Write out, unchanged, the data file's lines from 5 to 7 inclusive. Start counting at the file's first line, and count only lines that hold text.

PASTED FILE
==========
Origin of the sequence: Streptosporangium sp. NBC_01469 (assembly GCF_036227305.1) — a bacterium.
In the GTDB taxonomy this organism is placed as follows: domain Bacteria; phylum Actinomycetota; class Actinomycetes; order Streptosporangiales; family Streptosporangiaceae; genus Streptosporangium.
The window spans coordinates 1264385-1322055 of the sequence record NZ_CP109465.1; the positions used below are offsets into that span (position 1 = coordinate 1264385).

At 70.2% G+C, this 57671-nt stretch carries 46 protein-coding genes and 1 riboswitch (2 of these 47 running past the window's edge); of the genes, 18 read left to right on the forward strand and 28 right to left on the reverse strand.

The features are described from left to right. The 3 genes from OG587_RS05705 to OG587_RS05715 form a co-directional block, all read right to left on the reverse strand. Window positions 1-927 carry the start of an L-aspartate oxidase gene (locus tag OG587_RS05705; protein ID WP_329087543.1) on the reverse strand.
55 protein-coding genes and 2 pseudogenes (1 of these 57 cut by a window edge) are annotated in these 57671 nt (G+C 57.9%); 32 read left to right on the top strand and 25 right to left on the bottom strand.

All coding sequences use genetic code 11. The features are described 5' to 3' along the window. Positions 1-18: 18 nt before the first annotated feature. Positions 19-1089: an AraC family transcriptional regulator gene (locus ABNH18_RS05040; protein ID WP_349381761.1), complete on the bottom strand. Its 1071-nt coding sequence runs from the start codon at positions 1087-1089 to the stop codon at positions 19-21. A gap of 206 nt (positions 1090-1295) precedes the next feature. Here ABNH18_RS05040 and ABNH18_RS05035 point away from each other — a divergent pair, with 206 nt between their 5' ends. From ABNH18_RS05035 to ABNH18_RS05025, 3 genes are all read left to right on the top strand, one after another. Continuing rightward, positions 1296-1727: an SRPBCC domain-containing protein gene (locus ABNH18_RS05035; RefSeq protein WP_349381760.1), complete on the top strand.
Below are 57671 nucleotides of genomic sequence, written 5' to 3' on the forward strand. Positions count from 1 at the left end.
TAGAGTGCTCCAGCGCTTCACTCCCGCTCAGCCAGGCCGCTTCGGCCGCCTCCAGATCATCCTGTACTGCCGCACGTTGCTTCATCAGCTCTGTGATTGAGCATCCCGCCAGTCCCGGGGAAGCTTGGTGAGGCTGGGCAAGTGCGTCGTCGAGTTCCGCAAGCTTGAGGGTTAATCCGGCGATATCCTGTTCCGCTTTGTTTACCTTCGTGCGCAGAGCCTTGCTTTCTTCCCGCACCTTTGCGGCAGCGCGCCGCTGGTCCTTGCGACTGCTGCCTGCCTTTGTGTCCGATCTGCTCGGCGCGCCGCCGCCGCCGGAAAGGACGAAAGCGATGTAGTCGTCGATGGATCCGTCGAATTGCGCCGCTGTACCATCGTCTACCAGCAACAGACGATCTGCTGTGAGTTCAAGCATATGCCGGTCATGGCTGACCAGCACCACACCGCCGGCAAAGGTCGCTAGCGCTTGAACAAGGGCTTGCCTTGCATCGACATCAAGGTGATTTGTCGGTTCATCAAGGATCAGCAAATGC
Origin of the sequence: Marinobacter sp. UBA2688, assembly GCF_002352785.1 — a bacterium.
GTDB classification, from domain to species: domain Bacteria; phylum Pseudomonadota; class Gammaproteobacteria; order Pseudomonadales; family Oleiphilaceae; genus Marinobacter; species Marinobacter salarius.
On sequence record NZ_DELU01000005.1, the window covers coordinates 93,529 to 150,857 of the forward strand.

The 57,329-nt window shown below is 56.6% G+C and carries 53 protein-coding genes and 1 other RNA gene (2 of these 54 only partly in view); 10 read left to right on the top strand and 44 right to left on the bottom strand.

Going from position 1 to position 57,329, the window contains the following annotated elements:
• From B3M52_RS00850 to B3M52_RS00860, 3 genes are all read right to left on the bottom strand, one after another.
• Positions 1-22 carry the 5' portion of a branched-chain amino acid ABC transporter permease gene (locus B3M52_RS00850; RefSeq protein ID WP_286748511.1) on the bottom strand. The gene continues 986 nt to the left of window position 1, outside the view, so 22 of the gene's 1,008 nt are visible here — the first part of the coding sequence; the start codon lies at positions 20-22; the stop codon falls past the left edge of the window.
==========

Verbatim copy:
The features are described from left to right. The 3 genes from OG587_RS05705 to OG587_RS05715 form a co-directional block, all read right to left on the reverse strand. Window positions 1-927 carry the start of an L-aspartate oxidase gene (locus tag OG587_RS05705; protein ID WP_329087543.1) on the reverse strand.
55 protein-coding genes and 2 pseudogenes (1 of these 57 cut by a window edge) are annotated in these 57671 nt (G+C 57.9%); 32 read left to right on the top strand and 25 right to left on the bottom strand.

All coding sequences use genetic code 11. The features are described 5' to 3' along the window. Positions 1-18: 18 nt before the first annotated feature. Positions 19-1089: an AraC family transcriptional regulator gene (locus ABNH18_RS05040; protein ID WP_349381761.1), complete on the bottom strand. Its 1071-nt coding sequence runs from the start codon at positions 1087-1089 to the stop codon at positions 19-21. A gap of 206 nt (positions 1090-1295) precedes the next feature. Here ABNH18_RS05040 and ABNH18_RS05035 point away from each other — a divergent pair, with 206 nt between their 5' ends. From ABNH18_RS05035 to ABNH18_RS05025, 3 genes are all read left to right on the top strand, one after another. Continuing rightward, positions 1296-1727: an SRPBCC domain-containing protein gene (locus ABNH18_RS05035; RefSeq protein WP_349381760.1), complete on the top strand.